In this review, we will be taking a deeper look at the new Maxxis Wide Trail (WT) tires, specifically the DHR II. For years and years, Maxxis has lead the tire industry with their Minion DHF and Highroller treads. More recently, the DHR II has become one of our favorites. With so many casing and compound options available, the new DHR II can be found on bikes riding in all types of different terrain. With the growing trend of wider mountain bike rims, Maxxis has updated some of their popular treads with the new Wide Trail casing. The Wide Trail tires feature a wider casing in order to maintain a nice round tire profile when used on a rim with at least a 30mm internal width. In general, a narrow tire mounted to a wide rim results in a very square tire profile.
The bike used for this review is a Santa Cruz Hightower CC. These Maxxis DHR II WT tires are 29 x 2.4 and are mounted on 32 spoke Industry Nine Enduro 310 carbon rims with Industry Nine’s famous aluminum spoke design. The Enduro 310 rims are 31.0mm wide and the hubs can be configured to fit almost any mountain bike out there. These wheels are the stiffest I have ever ridden, and slingshot you out of fast corners on the trail!
For me, the DHR II WT will stay on my trail bike for most of the year! In the past, I haven’t been a fan of the traditional DHR II on trail bikes because of their narrow knob spacing. This kept the tire from biting in the corners and gave a skatey feel. This new Wide Trail option seemed to fix those issues! The DHR II WT has a seriously good channel that locks the tire into the turns. I chose to ride the DHR II WT on both the front and rear because of how confident I became pushing the front wheel into turns. The transition from using the cornering knobs to the braking knobs felt seamless and vice versa. The square edge center knobs gave plenty of traction during braking. Overall, this tire is super fun to ride!
The only negative I found using these tires is that they are somewhat slow rolling. For those logging tons of miles on smooth hardpack trails, this may not be the tire for you. At 955 grams, it isn’t the lightest option out there. Over the course of a long day climbing, that does make a difference. I prefer to have the grip descending and don’t mind sacrificing climbing efficiency.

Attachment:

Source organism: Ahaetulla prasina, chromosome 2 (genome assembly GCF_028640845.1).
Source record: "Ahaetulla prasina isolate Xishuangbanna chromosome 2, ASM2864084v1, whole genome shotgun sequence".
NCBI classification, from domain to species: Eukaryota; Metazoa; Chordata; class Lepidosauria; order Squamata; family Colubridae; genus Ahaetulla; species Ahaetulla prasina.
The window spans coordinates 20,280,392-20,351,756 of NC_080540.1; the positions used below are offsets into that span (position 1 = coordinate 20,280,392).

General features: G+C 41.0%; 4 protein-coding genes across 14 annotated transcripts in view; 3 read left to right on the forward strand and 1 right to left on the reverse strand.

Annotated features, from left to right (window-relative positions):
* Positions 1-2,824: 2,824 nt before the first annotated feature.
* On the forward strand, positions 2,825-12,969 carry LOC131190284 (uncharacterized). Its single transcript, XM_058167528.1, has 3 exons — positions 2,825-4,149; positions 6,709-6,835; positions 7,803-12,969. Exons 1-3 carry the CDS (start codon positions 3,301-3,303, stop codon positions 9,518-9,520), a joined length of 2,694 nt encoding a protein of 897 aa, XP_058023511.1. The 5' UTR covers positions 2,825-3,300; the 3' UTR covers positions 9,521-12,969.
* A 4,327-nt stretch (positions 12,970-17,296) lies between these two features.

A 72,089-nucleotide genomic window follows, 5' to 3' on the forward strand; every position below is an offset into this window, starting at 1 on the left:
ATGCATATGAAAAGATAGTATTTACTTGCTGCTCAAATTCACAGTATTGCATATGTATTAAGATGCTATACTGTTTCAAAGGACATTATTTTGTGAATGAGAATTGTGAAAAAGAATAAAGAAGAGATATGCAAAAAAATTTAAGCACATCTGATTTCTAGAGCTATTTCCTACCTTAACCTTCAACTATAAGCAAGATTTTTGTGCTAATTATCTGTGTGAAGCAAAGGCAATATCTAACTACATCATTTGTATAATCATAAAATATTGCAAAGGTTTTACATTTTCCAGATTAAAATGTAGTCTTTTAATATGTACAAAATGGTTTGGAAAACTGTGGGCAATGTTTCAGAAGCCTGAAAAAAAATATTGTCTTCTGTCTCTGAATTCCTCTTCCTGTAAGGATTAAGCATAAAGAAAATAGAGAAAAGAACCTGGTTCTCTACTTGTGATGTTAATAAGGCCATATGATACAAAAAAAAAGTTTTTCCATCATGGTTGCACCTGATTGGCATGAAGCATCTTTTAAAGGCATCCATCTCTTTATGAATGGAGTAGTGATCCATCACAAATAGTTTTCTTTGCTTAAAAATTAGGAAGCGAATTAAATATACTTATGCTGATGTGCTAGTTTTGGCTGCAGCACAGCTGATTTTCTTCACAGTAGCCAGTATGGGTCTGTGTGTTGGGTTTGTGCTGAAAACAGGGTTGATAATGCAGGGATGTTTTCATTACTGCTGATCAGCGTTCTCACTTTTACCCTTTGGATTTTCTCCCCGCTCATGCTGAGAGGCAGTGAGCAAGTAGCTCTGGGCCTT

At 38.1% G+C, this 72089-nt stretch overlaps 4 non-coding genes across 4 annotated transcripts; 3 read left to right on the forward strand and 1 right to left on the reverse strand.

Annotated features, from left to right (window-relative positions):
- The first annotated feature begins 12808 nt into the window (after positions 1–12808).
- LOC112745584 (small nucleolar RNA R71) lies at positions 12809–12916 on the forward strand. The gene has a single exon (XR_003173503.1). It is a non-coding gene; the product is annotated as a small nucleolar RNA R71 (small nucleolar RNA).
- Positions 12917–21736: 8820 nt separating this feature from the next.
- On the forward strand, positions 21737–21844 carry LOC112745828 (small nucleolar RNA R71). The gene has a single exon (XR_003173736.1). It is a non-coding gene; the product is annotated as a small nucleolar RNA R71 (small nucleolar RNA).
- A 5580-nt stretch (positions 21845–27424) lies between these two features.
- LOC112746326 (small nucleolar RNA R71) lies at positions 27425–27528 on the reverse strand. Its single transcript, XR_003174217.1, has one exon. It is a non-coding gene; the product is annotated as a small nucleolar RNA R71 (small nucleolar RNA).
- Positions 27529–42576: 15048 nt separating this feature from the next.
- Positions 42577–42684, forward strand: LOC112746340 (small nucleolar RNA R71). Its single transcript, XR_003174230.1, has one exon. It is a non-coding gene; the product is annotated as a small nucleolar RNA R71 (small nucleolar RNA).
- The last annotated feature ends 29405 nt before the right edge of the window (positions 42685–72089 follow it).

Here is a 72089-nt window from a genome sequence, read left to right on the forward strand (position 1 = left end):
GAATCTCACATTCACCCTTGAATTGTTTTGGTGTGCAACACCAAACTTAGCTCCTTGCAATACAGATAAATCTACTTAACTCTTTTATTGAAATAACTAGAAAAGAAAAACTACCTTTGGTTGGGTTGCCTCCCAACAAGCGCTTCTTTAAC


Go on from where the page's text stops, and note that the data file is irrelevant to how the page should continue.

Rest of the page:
For most of this test, the DHR II WT tires were ridden in Vermont on soft and loose trails. With all of the snow finally melted, most of the trails are very soft, wet and unpredictable. That sure makes for some fun riding and this is where the DHR II excels.
I also gave these tires a go at the Sea Otter classic, where the trails are the complete opposite from what you’ll find in Vermont. Sea Otter, like most of Southern California, has a mix of hard pack blue groove and loose dusty conditions.
For those looking for more grip on their everyday trail bike, the Maxxis DHR II WT is a great option. The larger lug spacing between the center knobs and cornering knobs helps the tire dig in when needed. This specific tire configuration isn’t the lightest or fastest rolling setup out there, but works great on loose aggressive trails.
Max Morgan is 24 years old, and lives in Brevard, North Carolina. Max grew up in Atlanta, Georgia and started racing downhill at the age of 15. He has now been racing professionally for the last 7 years, competing in the U.S. Pro GRT series and UCI World Cup series. Find him on Instagram @mxmorgan77.
Photo by Josh Sawyer Photography